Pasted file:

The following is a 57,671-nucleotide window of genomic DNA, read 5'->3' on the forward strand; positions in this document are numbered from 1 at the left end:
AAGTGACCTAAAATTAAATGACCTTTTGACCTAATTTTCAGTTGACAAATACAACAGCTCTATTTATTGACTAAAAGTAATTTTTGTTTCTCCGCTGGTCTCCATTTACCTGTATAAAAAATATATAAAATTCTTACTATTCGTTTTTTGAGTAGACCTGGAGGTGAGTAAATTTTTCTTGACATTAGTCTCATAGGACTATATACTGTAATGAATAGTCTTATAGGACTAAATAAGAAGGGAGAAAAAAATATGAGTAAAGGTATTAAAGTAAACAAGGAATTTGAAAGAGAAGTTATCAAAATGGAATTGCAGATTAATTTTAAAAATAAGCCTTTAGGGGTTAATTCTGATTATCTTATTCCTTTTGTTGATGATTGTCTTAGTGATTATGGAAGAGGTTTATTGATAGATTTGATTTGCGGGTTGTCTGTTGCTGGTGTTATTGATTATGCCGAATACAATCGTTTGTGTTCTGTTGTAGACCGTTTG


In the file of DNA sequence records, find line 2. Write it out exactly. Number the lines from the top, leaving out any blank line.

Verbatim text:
AAGTGACCTAAAATTAAATGACCTTTTGACCTAATTTTCAGTTGACAAATACAACAGCTCTATTTATTGACTAAAAGTAATTTTTGTTTCTCCGCTGGTCTCCATTTACCTGTATAAAAAATATATAAAATTCTTACTATTCGTTTTTTGAGTAGACCTGGAGGTGAGTAAATTTTTCTTGACATTAGTCTCATAGGACTATATACTGTAATGAATAGTCTTATAGGACTAAATAAGAAGGGAGAAAAAAATATGAGTAAAGGTATTAAAGTAAACAAGGAATTTGAAAGAGAAGTTATCAAAATGGAATTGCAGATTAATTTTAAAAATAAGCCTTTAGGGGTTAATTCTGATTATCTTATTCCTTTTGTTGATGATTGTCTTAGTGATTATGGAAGAGGTTTATTGATAGATTTGATTTGCGGGTTGTCTGTTGCTGGTGTTATTGATTATGCCGAATACAATCGTTTGTGTTCTGTTGTAGACCGTTTG